Julia Hughes pursued an aggressive treatment plan following her stage 2 breast cancer diagnosis in 2015. Three months later, her doctors confirmed her cancer had metastasized, estimating she had six months to live. Her cancer has since spread to her bones and brain, leading to double-hip and brain surgeries. Julia has now been living with MBC for seven years.
“I made it through both kids graduating high school and both kids graduating college, but there is still that bitter-sweetness of, ‘I’m still here, but now what?’ I’m on a different treatment plan now, and there have been new treatments and a lot of new studies since my original diagnosis,” said Julia. “Komen has changed a lot in seven years since I was diagnosed with MBC, too.”
Julia’s involvement with Komen began with the local Race for the Cure in Hawaii, her home of 20 years. As she came to know Komen staff and her local race director, Julia gradually became more involved with Komen Hawaii as an MBC patient advocate.
“I feel like I’m supposed to say yes to opportunities as a patient advocate in the sense that I believe that I’m supposed to lend my voice to the cause. There’s got to be a reason I’m still here. I believe God has put me here for this purpose: to serve others, whether it’s with Komen or wherever I’m needed.”
When asked to join Komen’s MBC Steering Committee, Julia agreed to once again lend her voice to promote critical initiatives for people living with MBC. She hopes her work on the committee will provide a national platform for MBC and initiate more programs to better serve the MBC community.
“I was discouraged for a little while when I started advocacy work because I realized that MBC wasn’t a big part of the story that was out there. It was all about early prevention, early cures. I thought, ‘No, that’s not really how it works for people with MBC,’” Julia said. “I went to a breast cancer event at a local hospital, and it was all about the stories of how people had been cancer-free for five years or 10 years, and how remarkable their stories are. I left there in tears because I’m not in that group.”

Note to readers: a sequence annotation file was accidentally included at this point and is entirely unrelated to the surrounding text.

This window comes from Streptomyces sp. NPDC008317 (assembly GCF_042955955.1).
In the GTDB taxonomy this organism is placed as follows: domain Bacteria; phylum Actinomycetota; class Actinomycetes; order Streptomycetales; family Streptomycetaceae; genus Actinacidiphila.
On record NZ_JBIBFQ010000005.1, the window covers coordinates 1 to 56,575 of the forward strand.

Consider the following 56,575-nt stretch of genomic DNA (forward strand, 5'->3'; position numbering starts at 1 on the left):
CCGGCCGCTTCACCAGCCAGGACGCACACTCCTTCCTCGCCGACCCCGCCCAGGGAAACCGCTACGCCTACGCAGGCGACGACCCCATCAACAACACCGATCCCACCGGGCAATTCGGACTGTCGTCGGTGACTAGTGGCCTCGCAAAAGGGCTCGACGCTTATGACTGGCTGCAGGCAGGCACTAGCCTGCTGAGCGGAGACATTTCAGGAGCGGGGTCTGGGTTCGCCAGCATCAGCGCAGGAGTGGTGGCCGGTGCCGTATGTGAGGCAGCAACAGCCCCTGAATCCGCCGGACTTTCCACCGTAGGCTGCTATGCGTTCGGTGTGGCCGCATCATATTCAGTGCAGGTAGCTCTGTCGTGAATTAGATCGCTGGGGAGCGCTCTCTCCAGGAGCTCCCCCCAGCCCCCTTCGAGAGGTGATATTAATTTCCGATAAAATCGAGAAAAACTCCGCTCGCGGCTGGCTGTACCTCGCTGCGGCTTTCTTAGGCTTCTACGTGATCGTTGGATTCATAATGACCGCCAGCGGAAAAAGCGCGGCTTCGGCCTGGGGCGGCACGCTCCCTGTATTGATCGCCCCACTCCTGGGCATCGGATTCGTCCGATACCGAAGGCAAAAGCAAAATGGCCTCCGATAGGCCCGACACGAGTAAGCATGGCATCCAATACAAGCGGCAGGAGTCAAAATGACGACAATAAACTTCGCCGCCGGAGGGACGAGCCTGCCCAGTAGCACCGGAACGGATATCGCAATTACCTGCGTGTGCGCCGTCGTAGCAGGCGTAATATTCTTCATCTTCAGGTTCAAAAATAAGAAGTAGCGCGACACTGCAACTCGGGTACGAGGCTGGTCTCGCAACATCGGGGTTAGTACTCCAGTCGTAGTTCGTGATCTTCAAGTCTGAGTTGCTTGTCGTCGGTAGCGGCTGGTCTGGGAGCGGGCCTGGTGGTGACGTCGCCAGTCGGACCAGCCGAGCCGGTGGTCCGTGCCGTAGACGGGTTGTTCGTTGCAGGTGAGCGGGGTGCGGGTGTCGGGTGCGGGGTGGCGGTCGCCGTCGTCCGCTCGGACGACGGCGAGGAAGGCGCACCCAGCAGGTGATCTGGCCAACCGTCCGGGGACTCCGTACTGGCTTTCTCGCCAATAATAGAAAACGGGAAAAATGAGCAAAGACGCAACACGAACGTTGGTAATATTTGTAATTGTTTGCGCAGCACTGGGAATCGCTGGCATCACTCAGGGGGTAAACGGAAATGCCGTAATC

Julia became heavily involved in educating her local community about MBC, and she still sees a vital need for further MBC education nationwide. She hopes to bring her passion for MBC education and defining “what MBC looks like” to the committee and broader community.
“I hope that it becomes more common knowledge that MBC is a possibility. It’s a real thing; it’s out there. Gaining more funds for research is critical, because if you end up curing MBC, you’ve cured breast cancer,” Julia said.
“Equality is also a major issue. There are a number of groups that aren’t getting screened or getting the care they need. It breaks my heart that there are people dealing with the disease who can’t afford the medication. If you don’t have insurance, or you don’t have the means to pay for treatment, or you don’t have a support system or you just don’t know how to get information – the list of needs people with MBC have goes on and on.”
Learn more about the MBC Steering Committee and meet the members here.
Statements and opinions expressed are that of the individual and do not express the views or opinions of Susan G. Komen. This information is being provided for educational purposes only and is not to be construed as medical advice. Persons with breast cancer should consult their healthcare provider with specific questions or concerns about their treatment.